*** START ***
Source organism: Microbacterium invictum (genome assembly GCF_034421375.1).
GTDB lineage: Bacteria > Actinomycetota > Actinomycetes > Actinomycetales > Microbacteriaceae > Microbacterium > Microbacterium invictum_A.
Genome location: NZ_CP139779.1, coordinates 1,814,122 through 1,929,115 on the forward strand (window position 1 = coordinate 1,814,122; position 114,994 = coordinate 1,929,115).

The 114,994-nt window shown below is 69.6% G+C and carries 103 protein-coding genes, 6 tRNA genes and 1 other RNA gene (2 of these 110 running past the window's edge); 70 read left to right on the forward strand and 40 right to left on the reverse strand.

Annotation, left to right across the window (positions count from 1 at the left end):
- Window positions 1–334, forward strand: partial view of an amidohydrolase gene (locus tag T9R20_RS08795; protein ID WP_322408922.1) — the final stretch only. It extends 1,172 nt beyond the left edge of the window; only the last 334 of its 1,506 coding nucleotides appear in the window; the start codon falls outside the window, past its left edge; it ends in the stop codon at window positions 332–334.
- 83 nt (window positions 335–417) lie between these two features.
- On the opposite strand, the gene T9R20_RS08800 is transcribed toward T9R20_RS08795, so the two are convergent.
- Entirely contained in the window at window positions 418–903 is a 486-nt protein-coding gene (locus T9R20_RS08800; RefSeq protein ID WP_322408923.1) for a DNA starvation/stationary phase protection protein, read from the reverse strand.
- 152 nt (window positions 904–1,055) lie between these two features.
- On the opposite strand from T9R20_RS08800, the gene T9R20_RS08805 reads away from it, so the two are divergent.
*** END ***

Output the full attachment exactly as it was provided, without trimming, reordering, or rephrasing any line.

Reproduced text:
Source organism: Microbacterium invictum (genome assembly GCF_034421375.1).
GTDB lineage: Bacteria > Actinomycetota > Actinomycetes > Actinomycetales > Microbacteriaceae > Microbacterium > Microbacterium invictum_A.
Genome location: NZ_CP139779.1, coordinates 1,814,122 through 1,929,115 on the forward strand (window position 1 = coordinate 1,814,122; position 114,994 = coordinate 1,929,115).

The 114,994-nt window shown below is 69.6% G+C and carries 103 protein-coding genes, 6 tRNA genes and 1 other RNA gene (2 of these 110 running past the window's edge); 70 read left to right on the forward strand and 40 right to left on the reverse strand.

Annotation, left to right across the window (positions count from 1 at the left end):
- Window positions 1–334, forward strand: partial view of an amidohydrolase gene (locus tag T9R20_RS08795; protein ID WP_322408922.1) — the final stretch only. It extends 1,172 nt beyond the left edge of the window; only the last 334 of its 1,506 coding nucleotides appear in the window; the start codon falls outside the window, past its left edge; it ends in the stop codon at window positions 332–334.
- 83 nt (window positions 335–417) lie between these two features.
- On the opposite strand, the gene T9R20_RS08800 is transcribed toward T9R20_RS08795, so the two are convergent.
- Entirely contained in the window at window positions 418–903 is a 486-nt protein-coding gene (locus T9R20_RS08800; RefSeq protein ID WP_322408923.1) for a DNA starvation/stationary phase protection protein, read from the reverse strand.
- 152 nt (window positions 904–1,055) lie between these two features.
- On the opposite strand from T9R20_RS08800, the gene T9R20_RS08805 reads away from it, so the two are divergent.